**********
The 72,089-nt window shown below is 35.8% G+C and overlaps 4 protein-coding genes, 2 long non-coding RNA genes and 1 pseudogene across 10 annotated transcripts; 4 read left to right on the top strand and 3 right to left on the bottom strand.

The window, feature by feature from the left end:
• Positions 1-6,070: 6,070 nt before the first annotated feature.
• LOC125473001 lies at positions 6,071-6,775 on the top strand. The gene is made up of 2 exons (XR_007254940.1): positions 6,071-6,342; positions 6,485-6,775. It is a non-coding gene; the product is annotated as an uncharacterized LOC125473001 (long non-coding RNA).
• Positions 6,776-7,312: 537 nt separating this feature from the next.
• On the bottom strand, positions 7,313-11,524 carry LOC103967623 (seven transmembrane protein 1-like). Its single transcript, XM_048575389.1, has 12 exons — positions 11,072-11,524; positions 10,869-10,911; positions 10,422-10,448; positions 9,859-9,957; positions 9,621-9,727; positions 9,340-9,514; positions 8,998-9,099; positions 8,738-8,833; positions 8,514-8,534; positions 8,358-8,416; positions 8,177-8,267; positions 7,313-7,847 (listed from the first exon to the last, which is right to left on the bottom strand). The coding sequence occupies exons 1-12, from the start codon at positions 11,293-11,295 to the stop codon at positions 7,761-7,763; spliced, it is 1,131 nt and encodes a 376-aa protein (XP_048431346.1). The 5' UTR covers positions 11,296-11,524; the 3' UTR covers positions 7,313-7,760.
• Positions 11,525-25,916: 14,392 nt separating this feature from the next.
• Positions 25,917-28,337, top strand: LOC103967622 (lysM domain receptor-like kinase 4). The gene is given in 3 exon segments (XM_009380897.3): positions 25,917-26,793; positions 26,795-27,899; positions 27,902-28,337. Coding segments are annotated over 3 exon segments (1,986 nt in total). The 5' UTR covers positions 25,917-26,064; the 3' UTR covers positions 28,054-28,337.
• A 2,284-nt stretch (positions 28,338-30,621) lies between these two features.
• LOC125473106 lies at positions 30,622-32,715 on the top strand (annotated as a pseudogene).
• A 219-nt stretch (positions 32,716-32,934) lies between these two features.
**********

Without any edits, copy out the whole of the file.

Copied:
The 72,089-nt window shown below is 35.8% G+C and overlaps 4 protein-coding genes, 2 long non-coding RNA genes and 1 pseudogene across 10 annotated transcripts; 4 read left to right on the top strand and 3 right to left on the bottom strand.

The window, feature by feature from the left end:
• Positions 1-6,070: 6,070 nt before the first annotated feature.
• LOC125473001 lies at positions 6,071-6,775 on the top strand. The gene is made up of 2 exons (XR_007254940.1): positions 6,071-6,342; positions 6,485-6,775. It is a non-coding gene; the product is annotated as an uncharacterized LOC125473001 (long non-coding RNA).
• Positions 6,776-7,312: 537 nt separating this feature from the next.
• On the bottom strand, positions 7,313-11,524 carry LOC103967623 (seven transmembrane protein 1-like). Its single transcript, XM_048575389.1, has 12 exons — positions 11,072-11,524; positions 10,869-10,911; positions 10,422-10,448; positions 9,859-9,957; positions 9,621-9,727; positions 9,340-9,514; positions 8,998-9,099; positions 8,738-8,833; positions 8,514-8,534; positions 8,358-8,416; positions 8,177-8,267; positions 7,313-7,847 (listed from the first exon to the last, which is right to left on the bottom strand). The coding sequence occupies exons 1-12, from the start codon at positions 11,293-11,295 to the stop codon at positions 7,761-7,763; spliced, it is 1,131 nt and encodes a 376-aa protein (XP_048431346.1). The 5' UTR covers positions 11,296-11,524; the 3' UTR covers positions 7,313-7,760.
• Positions 11,525-25,916: 14,392 nt separating this feature from the next.
• Positions 25,917-28,337, top strand: LOC103967622 (lysM domain receptor-like kinase 4). The gene is given in 3 exon segments (XM_009380897.3): positions 25,917-26,793; positions 26,795-27,899; positions 27,902-28,337. Coding segments are annotated over 3 exon segments (1,986 nt in total). The 5' UTR covers positions 25,917-26,064; the 3' UTR covers positions 28,054-28,337.
• A 2,284-nt stretch (positions 28,338-30,621) lies between these two features.
• LOC125473106 lies at positions 30,622-32,715 on the top strand (annotated as a pseudogene).
• A 219-nt stretch (positions 32,716-32,934) lies between these two features.